Also of note is the product’s incredible “tremolo CS Pont Waves” setting. When held, the setting moves sul ponticello “waves” across the stereo spectrum. While folks are looking for a Zimmer “Dark Knight” sound, this aforementioned rich and moody patch is certainly coming to a Terrence Malick film near you!
ZH Strings is inspirational
Perhaps the biggest compliment one can give to a virtual instrument is that it can inspire a composer. The sounds of Hans Zimmer Strings are in and of themselves wonderful for sketching and exploration. As a result, in their timbral and atmospheric richness they can truly aid in the process of discovery.
Minor issues with the initial product release
We should note at this point that users may confront some non-standard issues in the current release of this product. Hopefully, a future upgrade will address them. Key among current issues is something we addressed earlier. Namely, the basses are only recorded center. This setting would not give you a classic string sound stage balance.
Other issues? Regarding reverb setting from dry (about 1.5 s tail and a bit of room sound) to ultra-verby, we note that perfectly dry sounds are not available.
Also noticeable were balance level issues between certain patches. Fortunately, composers can easily solve this issue by making use of the ample mixing and mic options available in the package.
Users should also look at the large selection of alternative techniques and bowings. While not exhaustive, they provide more than the average string library. It’s unfortunate that Spitfire didn’t go all the way. This would have put the instrument into the category of a “total string solution.”
Combining ZH Strings with other packages
The producers likely imagined Hans Zimmer Strings as part of a larger Spitfire-based toolkit. So combing this package with Albion V (for quiet and mysterious sounds and other extended techniques), for example, would definitely give the user a nearly complete string solution when combined with diverse packages that work beautifully together.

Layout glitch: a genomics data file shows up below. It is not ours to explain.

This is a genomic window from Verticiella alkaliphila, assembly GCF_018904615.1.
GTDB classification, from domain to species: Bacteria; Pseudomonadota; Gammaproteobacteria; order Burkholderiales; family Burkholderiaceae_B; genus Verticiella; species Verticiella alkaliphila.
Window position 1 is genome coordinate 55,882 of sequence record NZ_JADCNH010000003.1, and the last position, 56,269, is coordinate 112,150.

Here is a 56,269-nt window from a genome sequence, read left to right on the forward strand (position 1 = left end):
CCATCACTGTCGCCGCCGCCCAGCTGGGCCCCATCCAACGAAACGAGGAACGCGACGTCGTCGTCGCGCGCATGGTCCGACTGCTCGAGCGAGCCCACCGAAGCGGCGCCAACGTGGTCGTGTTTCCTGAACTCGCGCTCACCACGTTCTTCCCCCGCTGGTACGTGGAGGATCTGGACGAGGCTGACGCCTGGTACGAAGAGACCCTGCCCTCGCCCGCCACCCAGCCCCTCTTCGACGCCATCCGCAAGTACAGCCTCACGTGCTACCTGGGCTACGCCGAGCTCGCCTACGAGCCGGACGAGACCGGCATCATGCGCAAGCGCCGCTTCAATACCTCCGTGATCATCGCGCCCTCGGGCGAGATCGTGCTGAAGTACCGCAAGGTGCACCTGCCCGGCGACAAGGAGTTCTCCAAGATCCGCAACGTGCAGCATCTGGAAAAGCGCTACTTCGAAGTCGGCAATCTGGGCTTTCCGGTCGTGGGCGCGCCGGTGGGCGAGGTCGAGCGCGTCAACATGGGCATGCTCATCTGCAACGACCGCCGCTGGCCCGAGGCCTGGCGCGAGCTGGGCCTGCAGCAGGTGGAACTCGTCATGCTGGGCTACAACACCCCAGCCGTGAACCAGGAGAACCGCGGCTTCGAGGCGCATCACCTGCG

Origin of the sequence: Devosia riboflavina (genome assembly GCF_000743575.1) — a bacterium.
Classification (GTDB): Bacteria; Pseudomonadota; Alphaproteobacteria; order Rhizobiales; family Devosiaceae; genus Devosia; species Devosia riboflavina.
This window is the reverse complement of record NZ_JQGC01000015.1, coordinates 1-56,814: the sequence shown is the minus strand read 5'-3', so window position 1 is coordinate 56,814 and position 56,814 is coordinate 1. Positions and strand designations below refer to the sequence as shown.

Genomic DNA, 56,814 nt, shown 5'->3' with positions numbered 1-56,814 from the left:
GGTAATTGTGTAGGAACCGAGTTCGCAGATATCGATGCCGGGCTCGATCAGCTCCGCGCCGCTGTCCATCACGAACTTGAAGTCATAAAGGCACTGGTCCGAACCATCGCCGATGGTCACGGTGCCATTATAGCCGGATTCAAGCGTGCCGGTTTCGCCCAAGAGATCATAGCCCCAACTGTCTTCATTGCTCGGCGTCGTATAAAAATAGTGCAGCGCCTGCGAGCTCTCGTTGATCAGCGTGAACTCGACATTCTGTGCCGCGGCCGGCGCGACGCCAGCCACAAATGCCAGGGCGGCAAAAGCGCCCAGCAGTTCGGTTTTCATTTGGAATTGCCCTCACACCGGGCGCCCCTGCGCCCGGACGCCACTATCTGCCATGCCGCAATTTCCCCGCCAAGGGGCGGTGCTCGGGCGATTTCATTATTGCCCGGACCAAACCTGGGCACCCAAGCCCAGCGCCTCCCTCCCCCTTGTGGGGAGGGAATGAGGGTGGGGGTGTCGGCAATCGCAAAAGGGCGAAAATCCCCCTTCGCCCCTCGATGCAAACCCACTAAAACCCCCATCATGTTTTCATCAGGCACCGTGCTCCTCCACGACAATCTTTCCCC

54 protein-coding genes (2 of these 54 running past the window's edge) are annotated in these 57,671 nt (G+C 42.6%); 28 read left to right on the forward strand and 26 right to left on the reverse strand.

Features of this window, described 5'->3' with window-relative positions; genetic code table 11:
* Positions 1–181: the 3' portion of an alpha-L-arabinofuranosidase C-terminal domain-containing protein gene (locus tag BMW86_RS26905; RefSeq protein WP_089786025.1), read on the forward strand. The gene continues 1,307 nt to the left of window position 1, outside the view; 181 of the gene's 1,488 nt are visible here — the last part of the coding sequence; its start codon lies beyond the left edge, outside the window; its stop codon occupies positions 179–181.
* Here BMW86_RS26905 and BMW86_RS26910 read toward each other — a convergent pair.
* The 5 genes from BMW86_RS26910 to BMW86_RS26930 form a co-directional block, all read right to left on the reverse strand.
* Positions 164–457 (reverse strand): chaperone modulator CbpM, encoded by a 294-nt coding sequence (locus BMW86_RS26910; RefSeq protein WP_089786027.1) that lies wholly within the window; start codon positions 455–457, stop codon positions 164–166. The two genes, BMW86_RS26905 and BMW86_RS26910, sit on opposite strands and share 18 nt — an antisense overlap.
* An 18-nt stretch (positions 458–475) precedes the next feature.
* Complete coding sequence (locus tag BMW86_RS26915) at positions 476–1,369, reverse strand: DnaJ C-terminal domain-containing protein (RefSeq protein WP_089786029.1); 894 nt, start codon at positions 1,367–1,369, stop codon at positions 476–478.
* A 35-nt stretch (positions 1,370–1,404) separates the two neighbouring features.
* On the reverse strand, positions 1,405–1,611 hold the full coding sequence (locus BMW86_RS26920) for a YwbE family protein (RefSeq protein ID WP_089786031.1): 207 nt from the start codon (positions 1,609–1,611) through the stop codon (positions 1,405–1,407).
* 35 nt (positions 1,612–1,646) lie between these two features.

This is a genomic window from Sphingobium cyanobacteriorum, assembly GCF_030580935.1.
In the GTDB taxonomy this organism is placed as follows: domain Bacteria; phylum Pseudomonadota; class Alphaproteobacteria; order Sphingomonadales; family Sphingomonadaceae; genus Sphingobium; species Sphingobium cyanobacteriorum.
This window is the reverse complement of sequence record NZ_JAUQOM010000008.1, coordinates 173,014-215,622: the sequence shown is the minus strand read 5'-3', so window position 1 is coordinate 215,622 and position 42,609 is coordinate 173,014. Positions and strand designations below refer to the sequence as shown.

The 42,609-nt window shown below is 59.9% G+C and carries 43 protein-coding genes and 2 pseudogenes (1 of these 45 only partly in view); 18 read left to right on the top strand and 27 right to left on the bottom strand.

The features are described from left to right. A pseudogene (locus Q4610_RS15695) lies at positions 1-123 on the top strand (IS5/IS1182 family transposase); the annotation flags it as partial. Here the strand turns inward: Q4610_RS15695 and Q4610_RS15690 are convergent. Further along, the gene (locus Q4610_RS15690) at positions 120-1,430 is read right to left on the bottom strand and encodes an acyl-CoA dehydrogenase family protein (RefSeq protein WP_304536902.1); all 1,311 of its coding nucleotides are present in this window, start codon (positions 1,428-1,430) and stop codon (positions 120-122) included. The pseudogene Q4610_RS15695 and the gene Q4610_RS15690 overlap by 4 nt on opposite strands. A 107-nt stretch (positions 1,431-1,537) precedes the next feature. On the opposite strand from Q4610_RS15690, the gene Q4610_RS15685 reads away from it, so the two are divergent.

We should not fail to mention notation software at this point, as such topics are also part of this column’s general focus. Packages such as ZH Strings are not designed primarily for notation software use. Nevertheless, we had no problem integrating this package into Dorico and assigning keyswitch techniques to Dorico’s expression maps when using the larger keyswitch patches.
Dollars and Sense. And further information
Hans Zimmer Strings is a rather hefty investment: 183Gb of disk space running $799.00 (msrp). Yet in the final analysis, Hans Zimmer Strings is a beautiful package with only minor flaws. It is certainly a powerful toolkit to add to a composer’s arsenal. True, it may not be an ideal “first purchase.” But it provides artfully sculpted icing to embellish an existing orchestral cake.
For those not yet familiar with the company’s products, Spitfire also provides perhaps the most interesting and useful set of standalone (read: Kontakt not necessary) free instruments yet seen in their “Labs” package. These include a gorgeous chamber strings section. Simply Google “Spitfire Labs,” sign up and enjoy.
Both the “Labs” package and Spitfire’s always expanding website are full of amazing tutorials, interviews and ample inspiration for the next time you hit a rut. Be sure to check them out.
— Headline image: Splash screen image for Hans Zimmer Strings package, courtesy Spitfire Audio.